University of Tasmania
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From temperate to tropical seas : drivers of variation in reef-associated epifaunal invertebrate communities

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posted on 2023-05-28, 11:56 authored by Kate FraserKate Fraser
Globally, shallow reef ecosystems are undergoing dramatic changes, largely due to unprecedented climate change and exacerbated by local anthropogenic drivers. These changes are generally mediated by habitat transformation, which has critical implications for ecological communities and food web dynamics, often beginning at basal trophic levels with flow-on effects throughout food webs. Small mobile invertebrates ('epifauna') inhabiting the surfaces of structurally diverse reef habitats are prolific and ubiquitous on reefs worldwide, representing an essential basal trophic group that fuels much of shallow reef food webs. This thesis examines the interactive influences of local and broad-scale drivers on epifaunal community composition, size structure and productivity on shallow reefs along a steep eastern Australian climatic gradient of 28.6¬∞ with mean annual temperature range of ~13¬∞C. The overarching aim of this research is to understand how epifaunal communities vary across different reef habitat types, locations and latitudes, and environmental and ecological gradients, to better understand the broader ecological implications of ocean warming and local anthropogenic impacts on reef food webs. Habitat is identified as the most important correlate of variation in epifaunal assemblages regardless of latitude or the metric used to quantify assemblages. Macroalgae, live coral and turfing algae represent three habitat extremes in terms of the taxonomic composition of epifaunal assemblages they host, with assemblage variation shaped by structural differences among habitats. The three habitat extremes also apply to the size structure and daily productivity of epifaunal assemblages, both important ecological properties with regards to the availability of this trophic group at a critical basal level in shallow reef food webs. Despite distinct assemblage-habitat associations and the variation in dominant habitats across the latitudinal range studied ‚- from cool-temperate macroalgae-dominated reefs to tropical coral reefs ‚- daily community productivity of epifauna was largely invariant among sampling locations. On subtropical to tropical reefs, dramatically different epifaunal assemblages were evident on live versus dead coral habitat, with dead coral supporting density, biomass, and daily productivity of epifauna 1 ‚- 2 orders of magnitude higher than live coral. These distinctions between broadly classified coral habitats were consistent among four heterogenous subtropical and tropical reef locations. Epifaunal communities apparently represent an important avenue for ecological change associated with coral mortality through mass bleaching events. Overall, my research strongly implies that habitat is the dominant driver of variation in reef-associated epifaunal assemblages. Broad-scale ocean warming and local anthropogenic stressors will likely influence changes to epifaunal assemblages on shallow reefs almost exclusively via transformation of habitats. The consistent trends across large biogeographic scales also suggest that accurate prediction of the basal food web resource provided by epifaunal invertebrates is possible when information on habitat distribution is available.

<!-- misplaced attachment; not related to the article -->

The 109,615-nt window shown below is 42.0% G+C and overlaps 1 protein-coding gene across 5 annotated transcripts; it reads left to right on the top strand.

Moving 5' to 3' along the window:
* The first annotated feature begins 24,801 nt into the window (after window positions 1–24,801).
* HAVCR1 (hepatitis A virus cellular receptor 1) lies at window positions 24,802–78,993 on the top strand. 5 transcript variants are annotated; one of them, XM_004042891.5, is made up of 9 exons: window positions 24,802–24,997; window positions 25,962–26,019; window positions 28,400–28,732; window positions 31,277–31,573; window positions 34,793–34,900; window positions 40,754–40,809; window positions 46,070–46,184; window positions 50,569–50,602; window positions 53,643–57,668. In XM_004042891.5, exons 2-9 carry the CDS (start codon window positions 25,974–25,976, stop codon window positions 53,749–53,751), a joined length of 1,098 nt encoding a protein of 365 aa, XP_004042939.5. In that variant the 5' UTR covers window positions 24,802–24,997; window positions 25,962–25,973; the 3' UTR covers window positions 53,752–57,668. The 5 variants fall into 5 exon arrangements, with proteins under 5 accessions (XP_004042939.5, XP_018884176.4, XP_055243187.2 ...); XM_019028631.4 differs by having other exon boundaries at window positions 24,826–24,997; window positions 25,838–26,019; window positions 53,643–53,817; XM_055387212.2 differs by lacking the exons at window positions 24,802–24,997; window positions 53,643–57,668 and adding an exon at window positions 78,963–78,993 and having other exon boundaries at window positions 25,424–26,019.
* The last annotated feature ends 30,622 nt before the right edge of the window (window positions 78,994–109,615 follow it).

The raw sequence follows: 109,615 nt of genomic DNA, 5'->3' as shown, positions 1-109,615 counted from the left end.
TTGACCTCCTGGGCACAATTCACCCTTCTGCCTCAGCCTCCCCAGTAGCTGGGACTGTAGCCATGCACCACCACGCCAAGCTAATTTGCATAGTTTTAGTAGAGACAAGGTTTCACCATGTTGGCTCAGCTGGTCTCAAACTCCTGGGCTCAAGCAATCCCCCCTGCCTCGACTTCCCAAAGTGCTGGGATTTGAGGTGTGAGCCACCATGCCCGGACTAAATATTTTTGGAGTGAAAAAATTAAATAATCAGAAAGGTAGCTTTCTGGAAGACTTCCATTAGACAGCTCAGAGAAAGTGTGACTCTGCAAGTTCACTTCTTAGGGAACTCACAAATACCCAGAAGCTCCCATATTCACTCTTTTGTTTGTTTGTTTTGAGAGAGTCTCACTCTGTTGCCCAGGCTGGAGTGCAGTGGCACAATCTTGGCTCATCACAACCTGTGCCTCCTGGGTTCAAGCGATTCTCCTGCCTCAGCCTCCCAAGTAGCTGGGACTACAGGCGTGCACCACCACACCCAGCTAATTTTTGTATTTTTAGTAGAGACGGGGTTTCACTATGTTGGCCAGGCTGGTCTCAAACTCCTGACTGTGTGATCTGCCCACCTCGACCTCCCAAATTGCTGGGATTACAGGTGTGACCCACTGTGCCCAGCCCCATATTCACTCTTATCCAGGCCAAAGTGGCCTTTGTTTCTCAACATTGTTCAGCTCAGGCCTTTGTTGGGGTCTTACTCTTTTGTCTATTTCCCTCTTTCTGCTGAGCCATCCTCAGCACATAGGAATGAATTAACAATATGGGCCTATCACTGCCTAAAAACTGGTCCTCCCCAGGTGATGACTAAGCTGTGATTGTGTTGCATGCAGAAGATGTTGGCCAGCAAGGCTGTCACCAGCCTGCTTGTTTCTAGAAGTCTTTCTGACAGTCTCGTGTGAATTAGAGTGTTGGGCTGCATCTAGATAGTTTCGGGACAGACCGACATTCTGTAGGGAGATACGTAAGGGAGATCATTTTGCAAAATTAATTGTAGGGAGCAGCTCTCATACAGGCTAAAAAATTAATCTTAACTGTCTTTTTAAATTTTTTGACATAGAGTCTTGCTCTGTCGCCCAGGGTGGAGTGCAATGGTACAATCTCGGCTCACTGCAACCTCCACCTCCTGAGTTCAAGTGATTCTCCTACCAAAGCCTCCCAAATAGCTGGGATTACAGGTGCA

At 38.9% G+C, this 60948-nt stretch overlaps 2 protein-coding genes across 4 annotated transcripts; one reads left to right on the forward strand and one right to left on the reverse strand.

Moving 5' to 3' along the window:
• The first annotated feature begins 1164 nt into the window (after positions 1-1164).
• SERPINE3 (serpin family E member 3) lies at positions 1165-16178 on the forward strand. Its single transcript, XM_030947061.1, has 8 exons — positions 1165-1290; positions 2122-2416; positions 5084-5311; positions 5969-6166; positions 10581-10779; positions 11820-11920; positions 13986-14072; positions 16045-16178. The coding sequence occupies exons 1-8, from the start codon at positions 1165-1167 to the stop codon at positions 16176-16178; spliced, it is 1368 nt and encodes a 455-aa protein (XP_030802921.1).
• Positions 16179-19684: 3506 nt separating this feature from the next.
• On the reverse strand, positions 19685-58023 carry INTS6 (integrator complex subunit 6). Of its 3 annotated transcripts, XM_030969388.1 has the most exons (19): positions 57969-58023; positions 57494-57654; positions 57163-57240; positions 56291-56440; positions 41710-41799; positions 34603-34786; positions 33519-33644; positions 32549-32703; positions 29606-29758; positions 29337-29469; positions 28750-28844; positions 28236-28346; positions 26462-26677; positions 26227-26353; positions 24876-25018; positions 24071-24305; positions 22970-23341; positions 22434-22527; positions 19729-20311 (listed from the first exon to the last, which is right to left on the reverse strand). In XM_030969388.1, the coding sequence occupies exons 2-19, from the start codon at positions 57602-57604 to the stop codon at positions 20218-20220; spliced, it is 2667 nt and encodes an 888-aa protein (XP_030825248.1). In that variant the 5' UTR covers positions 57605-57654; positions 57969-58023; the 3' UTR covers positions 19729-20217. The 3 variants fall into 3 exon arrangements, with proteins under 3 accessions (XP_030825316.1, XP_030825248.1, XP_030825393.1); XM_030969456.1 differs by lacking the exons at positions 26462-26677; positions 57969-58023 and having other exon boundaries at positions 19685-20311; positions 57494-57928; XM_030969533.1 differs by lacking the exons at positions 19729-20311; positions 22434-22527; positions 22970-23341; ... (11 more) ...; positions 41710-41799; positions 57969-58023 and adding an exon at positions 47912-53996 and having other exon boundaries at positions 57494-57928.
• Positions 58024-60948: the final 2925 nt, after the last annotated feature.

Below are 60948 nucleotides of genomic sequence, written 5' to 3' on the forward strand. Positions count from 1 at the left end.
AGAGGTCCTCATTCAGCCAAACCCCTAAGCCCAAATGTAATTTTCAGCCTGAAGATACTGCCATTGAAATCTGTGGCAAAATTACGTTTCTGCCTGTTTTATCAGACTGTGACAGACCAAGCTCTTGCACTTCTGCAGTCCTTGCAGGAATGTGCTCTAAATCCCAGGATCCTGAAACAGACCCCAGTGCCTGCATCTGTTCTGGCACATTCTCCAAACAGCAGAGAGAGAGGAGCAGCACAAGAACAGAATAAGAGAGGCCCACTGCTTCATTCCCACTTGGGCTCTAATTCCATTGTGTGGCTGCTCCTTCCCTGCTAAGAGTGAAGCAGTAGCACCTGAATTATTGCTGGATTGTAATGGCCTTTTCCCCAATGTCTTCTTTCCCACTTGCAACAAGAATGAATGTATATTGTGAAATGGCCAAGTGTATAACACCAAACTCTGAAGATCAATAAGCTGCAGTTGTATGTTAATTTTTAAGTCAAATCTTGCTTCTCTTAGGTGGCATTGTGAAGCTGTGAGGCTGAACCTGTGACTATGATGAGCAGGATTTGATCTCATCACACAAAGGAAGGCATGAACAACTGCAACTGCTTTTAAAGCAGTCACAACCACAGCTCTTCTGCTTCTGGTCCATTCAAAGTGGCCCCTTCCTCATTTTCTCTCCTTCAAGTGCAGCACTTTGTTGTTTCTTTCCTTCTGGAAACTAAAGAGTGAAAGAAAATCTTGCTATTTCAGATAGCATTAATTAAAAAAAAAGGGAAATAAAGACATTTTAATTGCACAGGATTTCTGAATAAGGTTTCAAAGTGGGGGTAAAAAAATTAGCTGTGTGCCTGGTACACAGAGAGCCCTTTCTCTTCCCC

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Copyright 2021 the author Chapter 2 appears to be the equivalent of a post-print version of an article published as: Fraser, K. M., Stuart-Smith, R. D., Ling, S. D., Heather, F. J., Edgar, G. J., 2020. Taxonomic composition of mobile epifaunal invertebrate assemblages on diverse benthic microhabitats from temperate to tropical reefs, Marine ecology progress series, 640, 31-43. Copyright Copyright 2020 Inter-Research. Chapter 3 appears to be the equivalent of the peer reviewed version of the following article: Fraser, K. M., Stuart-Smith, R. D., Ling, S. D., Edgar, G. J., 2020. Small invertebrate consumers produce consistent size spectra across reef habitats and climatic zones, Oikos, 130(1), 156-170, which has been published in final form at This article may be used for non-commercial purposes in accordance with Wiley Terms and Conditions for Use of Self-Archived Versions. This article may not be enhanced, enriched or otherwise transformed into a derivative work, without express permission from Wiley or by statutory rights under applicable legislation. Copyright notices must not be removed, obscured or modified. The article must be linked to Wiley's version of record on Wiley Online Library and any embedding, framing or otherwise making available the article or pages thereof by third parties from platforms, services and websites other than Wiley Online Library must be prohibited Chapter 4 appears to be the equivalent of a pre-print version of an article published as: Fraser, K. M., Stuart-Smith, R. D., Ling, S. D., Edgar, G. J., 2021. High biomass and productivity of epifaunal invertebrates living amongst dead coral, Marine biology, 168, 102 Chapter 5 appears to be the equivalent of a post-print version of an article published as: Fraser, K. M., Lefcheck, J. S., Ling, S. D., Mellin, C., Stuart-Smith, R. D., Edgar, G. J., 2020. Production of mobile invertebrate communities on shallow reefs from temperate to tropical seas, Proceedings of the Royal Society B: Biological sciences, 287(1941), 20201798

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